Furthering the history of the internet, we can see the major contributions of web 2 are
- Monetization of apps
- The possibility of security and privacy
- Read and write access
Growing to Web 3
Web3 aims to overcome the issues found in web2 by removing the central point of trust and shifting control to the people who build, contribute to, and use the internet and its services. There are a number of ways in which this can be achieved, but the most promising is by leveraging decentralization of information and computing offered by blockchains.
It has become widely know that blockchains support tokens, often in the form of cryptocurrencies, but other tokens are emerging which enable us to take a more active role in the applications we use. With tokenization we can move to a 'read, write and own' iteration of the internet.
An important point to note is that in the transition to web3, to truly overcome the pitfalls of web2, we should aim to build applications that are decentralized at every point in the stack. If any part of developing, operating, or governing is not decentralized then it remains the case that there is a single party who can control our use of the dapp.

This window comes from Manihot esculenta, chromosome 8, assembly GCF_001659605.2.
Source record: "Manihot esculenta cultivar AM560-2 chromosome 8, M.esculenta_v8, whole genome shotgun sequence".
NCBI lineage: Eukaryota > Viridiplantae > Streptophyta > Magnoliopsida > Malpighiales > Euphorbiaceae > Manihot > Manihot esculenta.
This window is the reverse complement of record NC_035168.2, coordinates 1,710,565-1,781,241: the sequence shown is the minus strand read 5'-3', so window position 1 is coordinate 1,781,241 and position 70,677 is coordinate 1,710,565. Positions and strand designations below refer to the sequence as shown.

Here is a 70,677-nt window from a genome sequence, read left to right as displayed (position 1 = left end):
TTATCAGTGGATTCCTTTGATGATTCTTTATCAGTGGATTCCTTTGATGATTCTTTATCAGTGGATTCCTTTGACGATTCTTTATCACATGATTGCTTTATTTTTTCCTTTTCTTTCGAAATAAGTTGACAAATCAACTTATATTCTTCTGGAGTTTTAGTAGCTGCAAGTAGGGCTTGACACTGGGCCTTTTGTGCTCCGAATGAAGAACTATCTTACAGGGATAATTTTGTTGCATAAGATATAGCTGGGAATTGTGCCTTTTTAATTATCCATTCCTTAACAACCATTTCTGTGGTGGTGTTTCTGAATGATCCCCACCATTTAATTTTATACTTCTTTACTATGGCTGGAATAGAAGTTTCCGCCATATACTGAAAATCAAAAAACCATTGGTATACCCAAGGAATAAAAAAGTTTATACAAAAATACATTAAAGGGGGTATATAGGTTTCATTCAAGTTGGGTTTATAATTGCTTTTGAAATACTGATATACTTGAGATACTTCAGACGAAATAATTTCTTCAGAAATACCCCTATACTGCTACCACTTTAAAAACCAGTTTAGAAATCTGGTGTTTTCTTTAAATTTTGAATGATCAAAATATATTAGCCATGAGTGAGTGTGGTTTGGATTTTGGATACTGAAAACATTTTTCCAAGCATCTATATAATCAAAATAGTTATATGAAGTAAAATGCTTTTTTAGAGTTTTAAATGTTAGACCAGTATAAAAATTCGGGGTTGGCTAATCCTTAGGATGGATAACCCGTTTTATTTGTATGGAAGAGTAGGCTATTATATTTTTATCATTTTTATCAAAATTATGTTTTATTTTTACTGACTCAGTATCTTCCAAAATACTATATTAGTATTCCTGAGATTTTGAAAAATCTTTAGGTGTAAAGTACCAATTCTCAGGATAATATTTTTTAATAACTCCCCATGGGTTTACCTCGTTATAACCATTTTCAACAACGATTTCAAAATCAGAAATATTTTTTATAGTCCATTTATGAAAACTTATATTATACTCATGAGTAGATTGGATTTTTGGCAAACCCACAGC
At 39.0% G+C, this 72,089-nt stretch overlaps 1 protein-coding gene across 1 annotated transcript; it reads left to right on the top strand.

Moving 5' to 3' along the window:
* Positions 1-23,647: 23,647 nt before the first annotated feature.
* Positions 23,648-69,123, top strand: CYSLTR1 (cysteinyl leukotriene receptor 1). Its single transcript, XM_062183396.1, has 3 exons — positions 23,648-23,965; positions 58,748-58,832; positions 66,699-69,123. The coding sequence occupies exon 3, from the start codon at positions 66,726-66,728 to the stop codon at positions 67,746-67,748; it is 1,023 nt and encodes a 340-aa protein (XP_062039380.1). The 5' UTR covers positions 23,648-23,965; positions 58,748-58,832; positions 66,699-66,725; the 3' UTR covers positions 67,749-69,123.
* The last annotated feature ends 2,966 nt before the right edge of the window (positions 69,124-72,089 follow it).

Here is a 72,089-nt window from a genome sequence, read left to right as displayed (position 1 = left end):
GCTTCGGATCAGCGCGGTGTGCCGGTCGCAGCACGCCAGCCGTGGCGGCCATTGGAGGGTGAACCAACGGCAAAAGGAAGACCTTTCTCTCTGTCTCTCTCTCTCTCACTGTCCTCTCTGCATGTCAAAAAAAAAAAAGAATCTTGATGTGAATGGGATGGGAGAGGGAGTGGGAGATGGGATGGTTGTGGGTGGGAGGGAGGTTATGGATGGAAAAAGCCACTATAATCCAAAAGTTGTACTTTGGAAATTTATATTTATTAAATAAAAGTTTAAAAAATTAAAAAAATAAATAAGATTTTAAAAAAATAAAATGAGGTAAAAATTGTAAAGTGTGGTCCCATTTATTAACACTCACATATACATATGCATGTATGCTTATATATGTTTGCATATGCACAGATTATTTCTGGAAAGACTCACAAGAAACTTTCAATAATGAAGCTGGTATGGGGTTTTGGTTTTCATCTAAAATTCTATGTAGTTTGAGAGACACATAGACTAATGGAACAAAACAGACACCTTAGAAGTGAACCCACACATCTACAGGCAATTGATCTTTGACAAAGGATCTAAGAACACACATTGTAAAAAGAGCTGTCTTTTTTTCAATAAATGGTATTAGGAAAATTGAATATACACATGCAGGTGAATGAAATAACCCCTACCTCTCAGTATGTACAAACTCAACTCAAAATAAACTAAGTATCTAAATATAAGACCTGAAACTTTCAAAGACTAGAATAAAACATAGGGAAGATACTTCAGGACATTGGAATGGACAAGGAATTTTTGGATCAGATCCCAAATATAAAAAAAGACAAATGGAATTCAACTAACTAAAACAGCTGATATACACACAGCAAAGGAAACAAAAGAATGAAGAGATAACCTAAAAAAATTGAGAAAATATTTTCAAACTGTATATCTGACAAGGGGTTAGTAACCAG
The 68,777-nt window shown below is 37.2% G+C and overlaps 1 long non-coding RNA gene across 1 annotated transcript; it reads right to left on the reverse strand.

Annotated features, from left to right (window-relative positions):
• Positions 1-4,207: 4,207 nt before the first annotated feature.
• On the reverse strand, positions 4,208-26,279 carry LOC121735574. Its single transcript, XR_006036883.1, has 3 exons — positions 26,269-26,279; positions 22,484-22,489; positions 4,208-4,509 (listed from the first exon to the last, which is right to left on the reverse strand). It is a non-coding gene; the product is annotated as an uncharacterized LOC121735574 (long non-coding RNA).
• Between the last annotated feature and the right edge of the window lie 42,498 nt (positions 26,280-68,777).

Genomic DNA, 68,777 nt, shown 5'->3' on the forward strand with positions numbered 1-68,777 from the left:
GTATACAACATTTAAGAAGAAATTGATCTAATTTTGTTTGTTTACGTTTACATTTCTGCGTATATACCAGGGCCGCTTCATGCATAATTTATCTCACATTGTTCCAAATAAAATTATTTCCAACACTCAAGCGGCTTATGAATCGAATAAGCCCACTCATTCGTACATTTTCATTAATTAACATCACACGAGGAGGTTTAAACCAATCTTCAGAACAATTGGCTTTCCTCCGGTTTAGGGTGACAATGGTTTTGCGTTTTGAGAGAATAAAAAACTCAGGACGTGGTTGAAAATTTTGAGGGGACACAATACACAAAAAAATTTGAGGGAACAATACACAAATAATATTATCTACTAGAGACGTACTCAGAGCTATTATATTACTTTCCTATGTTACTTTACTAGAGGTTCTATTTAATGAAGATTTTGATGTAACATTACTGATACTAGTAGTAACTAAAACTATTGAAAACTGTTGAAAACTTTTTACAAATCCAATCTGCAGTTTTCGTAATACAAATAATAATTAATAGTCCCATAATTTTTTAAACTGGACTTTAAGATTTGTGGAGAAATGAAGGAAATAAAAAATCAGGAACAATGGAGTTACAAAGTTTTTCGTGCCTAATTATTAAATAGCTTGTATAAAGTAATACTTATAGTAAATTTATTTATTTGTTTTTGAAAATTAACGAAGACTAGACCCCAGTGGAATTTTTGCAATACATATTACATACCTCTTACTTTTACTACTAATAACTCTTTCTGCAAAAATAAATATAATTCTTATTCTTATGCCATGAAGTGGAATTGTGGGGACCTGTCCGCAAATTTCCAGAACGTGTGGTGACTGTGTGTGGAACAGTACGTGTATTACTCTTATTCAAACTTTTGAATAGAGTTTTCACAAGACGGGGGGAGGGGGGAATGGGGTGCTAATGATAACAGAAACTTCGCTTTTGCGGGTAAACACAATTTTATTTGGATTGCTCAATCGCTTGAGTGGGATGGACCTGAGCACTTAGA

When we look back on the evolution of the internet, we should expect to see Web 3 contributions as
- Integrating identity
- Systems with native payments
- The incubator for the birth of DAOs (Decentralized Autonomous Organizations)
- The read, write, and own model of the internet.
Identity on web 3
- Users should be able to use a dapp without requiring tokens: no entrance barrier with Internet Identity
- Internet Identity - allows to interact with dapps without the need for tokens
The rise of DAOs
- We should be able to easily tokenize dapps so that users can participate in ownership, success, and governance, while developers have a sustainable way to raise funds
- Network Nervous System - allows users to stake tokens, and earn rewards for participating in governance of the Internet Computer
- Service nervous system - allows developers to easily tokenize dapps to raise funds, giving ownership to the users, and to crowdsource decision making